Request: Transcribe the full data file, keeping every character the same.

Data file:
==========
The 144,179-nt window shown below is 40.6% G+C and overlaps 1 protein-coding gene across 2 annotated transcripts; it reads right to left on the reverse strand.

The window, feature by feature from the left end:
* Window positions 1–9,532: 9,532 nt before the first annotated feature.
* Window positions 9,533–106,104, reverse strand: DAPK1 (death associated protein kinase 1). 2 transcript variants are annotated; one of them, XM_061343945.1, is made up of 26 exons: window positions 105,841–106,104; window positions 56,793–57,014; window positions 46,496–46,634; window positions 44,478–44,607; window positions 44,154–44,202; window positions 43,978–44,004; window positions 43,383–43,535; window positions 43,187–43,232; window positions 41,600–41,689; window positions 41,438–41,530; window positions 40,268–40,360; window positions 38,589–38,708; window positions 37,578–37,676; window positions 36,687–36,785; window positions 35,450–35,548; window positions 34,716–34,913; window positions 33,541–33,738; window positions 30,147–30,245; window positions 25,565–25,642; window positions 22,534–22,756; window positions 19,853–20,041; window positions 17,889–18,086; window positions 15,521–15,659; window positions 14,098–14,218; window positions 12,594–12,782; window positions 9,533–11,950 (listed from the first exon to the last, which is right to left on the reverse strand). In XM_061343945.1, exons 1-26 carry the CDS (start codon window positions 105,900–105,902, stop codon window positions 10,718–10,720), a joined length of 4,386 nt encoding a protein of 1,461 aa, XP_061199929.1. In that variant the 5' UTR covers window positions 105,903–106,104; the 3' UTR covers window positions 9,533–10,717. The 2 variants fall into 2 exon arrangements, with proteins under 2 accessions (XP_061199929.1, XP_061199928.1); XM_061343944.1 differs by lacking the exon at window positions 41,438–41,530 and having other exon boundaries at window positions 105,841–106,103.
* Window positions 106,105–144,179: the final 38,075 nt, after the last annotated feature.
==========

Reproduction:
The 144,179-nt window shown below is 40.6% G+C and overlaps 1 protein-coding gene across 2 annotated transcripts; it reads right to left on the reverse strand.

The window, feature by feature from the left end:
* Window positions 1–9,532: 9,532 nt before the first annotated feature.
* Window positions 9,533–106,104, reverse strand: DAPK1 (death associated protein kinase 1). 2 transcript variants are annotated; one of them, XM_061343945.1, is made up of 26 exons: window positions 105,841–106,104; window positions 56,793–57,014; window positions 46,496–46,634; window positions 44,478–44,607; window positions 44,154–44,202; window positions 43,978–44,004; window positions 43,383–43,535; window positions 43,187–43,232; window positions 41,600–41,689; window positions 41,438–41,530; window positions 40,268–40,360; window positions 38,589–38,708; window positions 37,578–37,676; window positions 36,687–36,785; window positions 35,450–35,548; window positions 34,716–34,913; window positions 33,541–33,738; window positions 30,147–30,245; window positions 25,565–25,642; window positions 22,534–22,756; window positions 19,853–20,041; window positions 17,889–18,086; window positions 15,521–15,659; window positions 14,098–14,218; window positions 12,594–12,782; window positions 9,533–11,950 (listed from the first exon to the last, which is right to left on the reverse strand). In XM_061343945.1, exons 1-26 carry the CDS (start codon window positions 105,900–105,902, stop codon window positions 10,718–10,720), a joined length of 4,386 nt encoding a protein of 1,461 aa, XP_061199929.1. In that variant the 5' UTR covers window positions 105,903–106,104; the 3' UTR covers window positions 9,533–10,717. The 2 variants fall into 2 exon arrangements, with proteins under 2 accessions (XP_061199929.1, XP_061199928.1); XM_061343944.1 differs by lacking the exon at window positions 41,438–41,530 and having other exon boundaries at window positions 105,841–106,103.
* Window positions 106,105–144,179: the final 38,075 nt, after the last annotated feature.